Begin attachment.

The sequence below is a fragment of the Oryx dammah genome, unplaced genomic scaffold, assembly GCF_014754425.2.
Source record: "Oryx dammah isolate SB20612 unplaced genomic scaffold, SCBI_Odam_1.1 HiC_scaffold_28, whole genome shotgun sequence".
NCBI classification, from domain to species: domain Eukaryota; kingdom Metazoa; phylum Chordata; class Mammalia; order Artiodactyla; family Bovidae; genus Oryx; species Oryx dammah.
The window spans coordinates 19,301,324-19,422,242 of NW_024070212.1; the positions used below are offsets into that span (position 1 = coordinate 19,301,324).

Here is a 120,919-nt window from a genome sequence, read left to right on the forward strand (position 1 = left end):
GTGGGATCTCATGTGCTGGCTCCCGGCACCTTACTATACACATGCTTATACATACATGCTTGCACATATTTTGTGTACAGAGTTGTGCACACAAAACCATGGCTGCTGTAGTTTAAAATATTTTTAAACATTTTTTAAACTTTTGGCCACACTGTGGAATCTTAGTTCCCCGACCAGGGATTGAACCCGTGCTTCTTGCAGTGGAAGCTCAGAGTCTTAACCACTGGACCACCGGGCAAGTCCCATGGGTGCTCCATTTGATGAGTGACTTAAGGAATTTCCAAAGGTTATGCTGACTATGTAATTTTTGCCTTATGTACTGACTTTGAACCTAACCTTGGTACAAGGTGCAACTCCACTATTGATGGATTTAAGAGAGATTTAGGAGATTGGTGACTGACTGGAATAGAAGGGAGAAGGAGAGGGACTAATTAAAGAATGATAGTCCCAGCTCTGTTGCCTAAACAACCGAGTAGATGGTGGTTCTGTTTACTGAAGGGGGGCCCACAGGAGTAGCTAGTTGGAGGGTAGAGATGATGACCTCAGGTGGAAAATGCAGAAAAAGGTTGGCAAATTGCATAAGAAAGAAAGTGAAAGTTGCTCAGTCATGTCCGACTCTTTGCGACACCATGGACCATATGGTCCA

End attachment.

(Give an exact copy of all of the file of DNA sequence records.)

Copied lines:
The sequence below is a fragment of the Oryx dammah genome, unplaced genomic scaffold, assembly GCF_014754425.2.
Source record: "Oryx dammah isolate SB20612 unplaced genomic scaffold, SCBI_Odam_1.1 HiC_scaffold_28, whole genome shotgun sequence".
NCBI classification, from domain to species: domain Eukaryota; kingdom Metazoa; phylum Chordata; class Mammalia; order Artiodactyla; family Bovidae; genus Oryx; species Oryx dammah.
The window spans coordinates 19,301,324-19,422,242 of NW_024070212.1; the positions used below are offsets into that span (position 1 = coordinate 19,301,324).

Here is a 120,919-nt window from a genome sequence, read left to right on the forward strand (position 1 = left end):
GTGGGATCTCATGTGCTGGCTCCCGGCACCTTACTATACACATGCTTATACATACATGCTTGCACATATTTTGTGTACAGAGTTGTGCACACAAAACCATGGCTGCTGTAGTTTAAAATATTTTTAAACATTTTTTAAACTTTTGGCCACACTGTGGAATCTTAGTTCCCCGACCAGGGATTGAACCCGTGCTTCTTGCAGTGGAAGCTCAGAGTCTTAACCACTGGACCACCGGGCAAGTCCCATGGGTGCTCCATTTGATGAGTGACTTAAGGAATTTCCAAAGGTTATGCTGACTATGTAATTTTTGCCTTATGTACTGACTTTGAACCTAACCTTGGTACAAGGTGCAACTCCACTATTGATGGATTTAAGAGAGATTTAGGAGATTGGTGACTGACTGGAATAGAAGGGAGAAGGAGAGGGACTAATTAAAGAATGATAGTCCCAGCTCTGTTGCCTAAACAACCGAGTAGATGGTGGTTCTGTTTACTGAAGGGGGGCCCACAGGAGTAGCTAGTTGGAGGGTAGAGATGATGACCTCAGGTGGAAAATGCAGAAAAAGGTTGGCAAATTGCATAAGAAAGAAAGTGAAAGTTGCTCAGTCATGTCCGACTCTTTGCGACACCATGGACCATATGGTCCA